The King’s Singers endure ‘travel chaos’ ahead of Williamsburg concert

The Grammy Award-winning a cappella group from England have crisscrossed America during their holiday tour but saved their final shows for Norfolk and Williamsburg this weekend.

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The King’s Singers perform in Milwaukee, Wisc. (Courtesy of Hal Leonard)

The Grammy Award-winning a cappella ensemble The King’s Singers have an international reputation and a strong worldwide following so they are no strangers to travel.

The renowned group from England has been performing across the pond this month while crisscrossing the United States. But the holiday season has included a few travel setbacks for the group.

After visiting eight different states and a quick jaunt through Canada, two of the final shows of the tour will be this weekend in Virginia before the finale in Washington, D.C.

Music lovers in Hampton Roads will get to enjoy the King’s Singers on Friday, Dec. 16, at Sacred Heart Church in Norfolk starting at 8 p.m. The group then travels to Williamsburg on Saturday, Dec. 17, where they will perform at Williamsburg Presbyterian Church at 8 p.m.

Virginia Arts Festival is presenting both shows and tickets are still available.

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(Courtesy of KingsSingers.com)

“It is wonderful to have Britain’s most famous a cappella ensemble performing their Christmas concert in Norfolk and Williamsburg,” Virginia Arts Festival director Rob Cross said.

“In addition to their amazing voices and the beautiful music they perform, the members of the group are funny, very entertaining and enjoy interacting with audience members. This is a great concert for the entire family.”

The King’s Singers, an all-male sextet, will perform selections from their new album “Christmas Songbook,” featuring a mix of traditional carols and modern-day classics with a hint of swing.

While they regularly perform all across Europe, this North American tour started with a show in New York City on Nov. 30 but not after some warm-up flights for the group’s newest member, Patrick Dunachie.

Before he could join the rest of the group in the States to kick off the tour, the 23-year-old Dunachie had to fly from London to Milan, Italy and then back to London in the same day in order to make his New York connecting flight.

“A quirk of the ticketing system meant I had to start my journey in Milan,” Dunachie wrote on the group’s website.

“The upside of this slightly bizarre journey was the chance to revise the music of our Christmas Songbook program, which we will be taking all around North America.”

After their first show in New York, they traveled and performed in New Jersey, Indiana, South Carolina, New Mexico, Texas, Wisconsin, Michigan and then Toronto and Quebec.

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Following a cross-country flight and a show in Santa Fe, N.M., the group arrived in Texas and had to get an early start in Houston so they could fly to Wisconsin. But their first flight was delayed because of snowstorms and they missed their connecting flight.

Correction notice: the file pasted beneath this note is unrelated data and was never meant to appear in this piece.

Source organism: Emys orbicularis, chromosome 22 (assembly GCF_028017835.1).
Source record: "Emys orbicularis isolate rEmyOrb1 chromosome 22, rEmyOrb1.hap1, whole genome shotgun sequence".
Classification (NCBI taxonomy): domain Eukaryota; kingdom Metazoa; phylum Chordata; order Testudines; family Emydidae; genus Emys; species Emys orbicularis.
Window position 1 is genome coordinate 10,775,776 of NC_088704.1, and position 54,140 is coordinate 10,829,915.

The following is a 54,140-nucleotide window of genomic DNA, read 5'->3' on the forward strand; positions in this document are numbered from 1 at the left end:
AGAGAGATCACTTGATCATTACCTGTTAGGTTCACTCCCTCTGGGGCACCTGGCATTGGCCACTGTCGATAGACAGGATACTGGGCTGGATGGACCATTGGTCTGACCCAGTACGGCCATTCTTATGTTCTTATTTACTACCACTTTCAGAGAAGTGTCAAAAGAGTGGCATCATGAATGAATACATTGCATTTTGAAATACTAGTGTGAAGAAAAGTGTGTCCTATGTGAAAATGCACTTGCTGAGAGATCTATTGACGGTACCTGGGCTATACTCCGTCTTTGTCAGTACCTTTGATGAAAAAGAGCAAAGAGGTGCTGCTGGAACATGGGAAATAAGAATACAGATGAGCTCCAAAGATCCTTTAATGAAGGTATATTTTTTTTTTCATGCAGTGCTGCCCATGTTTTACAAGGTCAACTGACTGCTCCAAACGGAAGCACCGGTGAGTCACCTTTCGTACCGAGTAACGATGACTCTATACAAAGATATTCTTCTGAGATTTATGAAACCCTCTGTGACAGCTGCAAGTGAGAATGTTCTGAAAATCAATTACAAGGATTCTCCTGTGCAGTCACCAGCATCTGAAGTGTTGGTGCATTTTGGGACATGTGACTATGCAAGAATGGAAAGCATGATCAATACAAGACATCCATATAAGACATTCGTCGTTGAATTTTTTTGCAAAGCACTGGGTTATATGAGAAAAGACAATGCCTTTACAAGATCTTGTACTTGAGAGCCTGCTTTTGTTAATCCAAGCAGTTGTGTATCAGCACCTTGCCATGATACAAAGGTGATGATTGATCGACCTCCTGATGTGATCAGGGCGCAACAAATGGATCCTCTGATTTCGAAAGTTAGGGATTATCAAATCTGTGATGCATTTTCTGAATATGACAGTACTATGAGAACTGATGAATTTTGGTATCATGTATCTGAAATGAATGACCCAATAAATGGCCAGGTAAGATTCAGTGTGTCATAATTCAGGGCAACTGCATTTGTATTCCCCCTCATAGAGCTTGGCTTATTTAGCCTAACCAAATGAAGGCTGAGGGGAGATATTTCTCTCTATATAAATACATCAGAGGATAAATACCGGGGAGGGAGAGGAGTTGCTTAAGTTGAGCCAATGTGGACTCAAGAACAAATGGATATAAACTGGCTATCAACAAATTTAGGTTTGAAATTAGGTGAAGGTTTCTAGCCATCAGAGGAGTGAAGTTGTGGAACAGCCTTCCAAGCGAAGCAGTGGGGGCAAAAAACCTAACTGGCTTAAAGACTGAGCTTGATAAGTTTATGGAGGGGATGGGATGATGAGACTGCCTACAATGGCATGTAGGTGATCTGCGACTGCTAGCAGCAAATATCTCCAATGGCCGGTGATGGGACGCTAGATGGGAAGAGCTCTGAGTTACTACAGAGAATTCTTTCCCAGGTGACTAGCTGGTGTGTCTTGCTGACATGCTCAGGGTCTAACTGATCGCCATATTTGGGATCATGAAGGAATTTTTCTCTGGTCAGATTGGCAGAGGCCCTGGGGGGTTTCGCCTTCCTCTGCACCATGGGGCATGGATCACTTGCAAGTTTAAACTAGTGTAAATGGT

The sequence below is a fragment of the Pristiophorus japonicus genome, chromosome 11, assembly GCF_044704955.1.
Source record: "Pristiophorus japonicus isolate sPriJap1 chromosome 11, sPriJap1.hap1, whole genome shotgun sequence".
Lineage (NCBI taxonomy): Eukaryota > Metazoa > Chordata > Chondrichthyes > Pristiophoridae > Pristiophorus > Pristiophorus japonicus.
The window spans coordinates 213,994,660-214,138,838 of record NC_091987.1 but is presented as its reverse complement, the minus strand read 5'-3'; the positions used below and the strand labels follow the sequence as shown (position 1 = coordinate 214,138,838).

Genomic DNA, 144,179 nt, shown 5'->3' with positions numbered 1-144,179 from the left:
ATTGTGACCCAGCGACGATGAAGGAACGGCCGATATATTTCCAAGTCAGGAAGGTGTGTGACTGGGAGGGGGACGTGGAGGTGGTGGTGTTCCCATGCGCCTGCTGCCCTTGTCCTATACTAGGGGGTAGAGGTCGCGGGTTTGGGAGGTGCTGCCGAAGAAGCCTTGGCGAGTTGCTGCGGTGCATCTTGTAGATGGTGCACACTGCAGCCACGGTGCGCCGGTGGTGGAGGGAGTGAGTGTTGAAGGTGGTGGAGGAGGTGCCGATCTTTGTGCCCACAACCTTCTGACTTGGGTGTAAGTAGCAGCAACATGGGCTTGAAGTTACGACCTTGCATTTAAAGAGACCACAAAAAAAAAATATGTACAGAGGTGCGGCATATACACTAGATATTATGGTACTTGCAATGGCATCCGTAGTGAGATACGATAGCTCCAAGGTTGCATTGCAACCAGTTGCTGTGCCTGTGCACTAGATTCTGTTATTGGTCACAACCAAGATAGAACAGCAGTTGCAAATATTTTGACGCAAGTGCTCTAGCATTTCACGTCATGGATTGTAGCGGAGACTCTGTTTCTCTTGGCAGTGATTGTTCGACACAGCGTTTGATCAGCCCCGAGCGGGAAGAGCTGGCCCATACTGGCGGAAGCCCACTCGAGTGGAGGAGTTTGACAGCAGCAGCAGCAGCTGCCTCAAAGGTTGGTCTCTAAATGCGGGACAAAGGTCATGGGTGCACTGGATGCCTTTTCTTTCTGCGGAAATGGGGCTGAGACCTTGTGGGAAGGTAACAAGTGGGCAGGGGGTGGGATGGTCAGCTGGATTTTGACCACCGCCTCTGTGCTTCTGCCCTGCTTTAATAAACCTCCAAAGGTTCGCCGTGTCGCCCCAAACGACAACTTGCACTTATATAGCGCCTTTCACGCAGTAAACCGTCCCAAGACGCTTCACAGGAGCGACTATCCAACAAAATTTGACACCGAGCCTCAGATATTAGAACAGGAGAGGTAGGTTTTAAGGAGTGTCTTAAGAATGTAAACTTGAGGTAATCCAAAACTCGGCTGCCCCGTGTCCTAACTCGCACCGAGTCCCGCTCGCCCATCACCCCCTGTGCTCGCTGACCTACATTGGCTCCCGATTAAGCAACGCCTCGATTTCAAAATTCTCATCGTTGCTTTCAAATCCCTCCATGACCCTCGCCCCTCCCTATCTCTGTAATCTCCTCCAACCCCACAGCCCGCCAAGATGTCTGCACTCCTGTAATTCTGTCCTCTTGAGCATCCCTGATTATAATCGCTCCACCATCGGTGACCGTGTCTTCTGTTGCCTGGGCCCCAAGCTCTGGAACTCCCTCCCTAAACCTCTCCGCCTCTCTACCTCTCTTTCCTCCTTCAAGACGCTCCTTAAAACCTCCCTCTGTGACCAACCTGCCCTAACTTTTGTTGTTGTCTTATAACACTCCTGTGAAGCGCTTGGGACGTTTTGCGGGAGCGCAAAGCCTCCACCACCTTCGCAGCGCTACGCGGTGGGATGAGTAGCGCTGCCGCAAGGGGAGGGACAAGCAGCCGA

They ended up taking a long drive to Wausau, Wisc. and arrived at the Grand Theater concert hall just 30 minutes before that show started.

“Cutting it rather fine, but actually we’re used to these kinds of logistical things going wrong,” tenor Julian Gregory said.

“We kept calm and carried on as normal. Glad to report that the concert went really well in spite of the travel chaos.”

The group will be performing in Richmond Thursday night before the weekend shows in Norfolk and Williamsburg. The finale for the three-week U.S. tour is in Washington, D.C. on Sunday — their fourth show in as many nights.

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Julian Gregory of the King’s Singers boasts his UK passport at the Houston airport. (Courtesy photo)

If a packed concert schedule was not enough, the group has also been streaming additional performances during the tour through the live video option on their Facebook page.

Tis’ the season … to be performing. And this group would not have it any other way.

“Christmas tours are always special,” baritone Christopher Gabbitas said.

“Everybody wants to have a good time and be happy at this time of year, so you’re singing to an audience full of excitement and anticipation.”

After a short break for Christmas, they start touring again in Europe on Jan. 15 before heading to South Africa in February.

The King’s Singers, which originally formed in 1968, with origins in cathedral singing, won the Grammy for Best Crossover Album in 2009 with their “Simple Gifts,” and another Grammy followed in 2012.

For more information or to have your recent trip highlighted in our travel section, email travel editor Aaron Gray at aaron@localvoicemedia.com.